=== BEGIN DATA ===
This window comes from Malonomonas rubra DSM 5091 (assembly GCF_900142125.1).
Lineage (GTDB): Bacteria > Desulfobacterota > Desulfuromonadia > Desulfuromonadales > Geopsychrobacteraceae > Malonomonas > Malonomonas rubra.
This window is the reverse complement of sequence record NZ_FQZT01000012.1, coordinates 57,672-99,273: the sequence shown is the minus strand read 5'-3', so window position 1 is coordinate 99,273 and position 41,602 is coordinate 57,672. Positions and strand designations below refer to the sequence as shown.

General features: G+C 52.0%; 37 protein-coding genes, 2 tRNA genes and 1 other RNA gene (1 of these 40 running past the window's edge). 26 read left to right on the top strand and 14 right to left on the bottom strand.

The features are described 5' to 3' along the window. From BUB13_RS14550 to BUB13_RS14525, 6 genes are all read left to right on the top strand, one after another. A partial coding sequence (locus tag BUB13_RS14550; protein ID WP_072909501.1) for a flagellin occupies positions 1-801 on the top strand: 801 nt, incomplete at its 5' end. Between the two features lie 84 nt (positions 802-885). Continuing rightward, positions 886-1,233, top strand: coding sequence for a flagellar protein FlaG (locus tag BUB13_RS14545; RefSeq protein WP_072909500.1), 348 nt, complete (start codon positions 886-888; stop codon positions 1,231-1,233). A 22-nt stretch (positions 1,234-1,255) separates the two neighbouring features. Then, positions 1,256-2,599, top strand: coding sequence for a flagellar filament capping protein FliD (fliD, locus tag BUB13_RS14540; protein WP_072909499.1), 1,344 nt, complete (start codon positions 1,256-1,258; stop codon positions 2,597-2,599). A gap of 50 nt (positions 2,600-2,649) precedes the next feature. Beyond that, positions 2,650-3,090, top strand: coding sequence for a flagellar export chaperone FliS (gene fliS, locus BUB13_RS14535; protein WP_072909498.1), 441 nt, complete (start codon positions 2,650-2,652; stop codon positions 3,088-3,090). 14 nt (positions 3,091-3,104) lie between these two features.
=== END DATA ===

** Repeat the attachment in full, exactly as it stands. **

This window comes from Malonomonas rubra DSM 5091 (assembly GCF_900142125.1).
Lineage (GTDB): Bacteria > Desulfobacterota > Desulfuromonadia > Desulfuromonadales > Geopsychrobacteraceae > Malonomonas > Malonomonas rubra.
This window is the reverse complement of sequence record NZ_FQZT01000012.1, coordinates 57,672-99,273: the sequence shown is the minus strand read 5'-3', so window position 1 is coordinate 99,273 and position 41,602 is coordinate 57,672. Positions and strand designations below refer to the sequence as shown.

General features: G+C 52.0%; 37 protein-coding genes, 2 tRNA genes and 1 other RNA gene (1 of these 40 running past the window's edge). 26 read left to right on the top strand and 14 right to left on the bottom strand.

The features are described 5' to 3' along the window. From BUB13_RS14550 to BUB13_RS14525, 6 genes are all read left to right on the top strand, one after another. A partial coding sequence (locus tag BUB13_RS14550; protein ID WP_072909501.1) for a flagellin occupies positions 1-801 on the top strand: 801 nt, incomplete at its 5' end. Between the two features lie 84 nt (positions 802-885). Continuing rightward, positions 886-1,233, top strand: coding sequence for a flagellar protein FlaG (locus tag BUB13_RS14545; RefSeq protein WP_072909500.1), 348 nt, complete (start codon positions 886-888; stop codon positions 1,231-1,233). A 22-nt stretch (positions 1,234-1,255) separates the two neighbouring features. Then, positions 1,256-2,599, top strand: coding sequence for a flagellar filament capping protein FliD (fliD, locus tag BUB13_RS14540; protein WP_072909499.1), 1,344 nt, complete (start codon positions 1,256-1,258; stop codon positions 2,597-2,599). A gap of 50 nt (positions 2,600-2,649) precedes the next feature. Beyond that, positions 2,650-3,090, top strand: coding sequence for a flagellar export chaperone FliS (gene fliS, locus BUB13_RS14535; protein WP_072909498.1), 441 nt, complete (start codon positions 2,650-2,652; stop codon positions 3,088-3,090). 14 nt (positions 3,091-3,104) lie between these two features.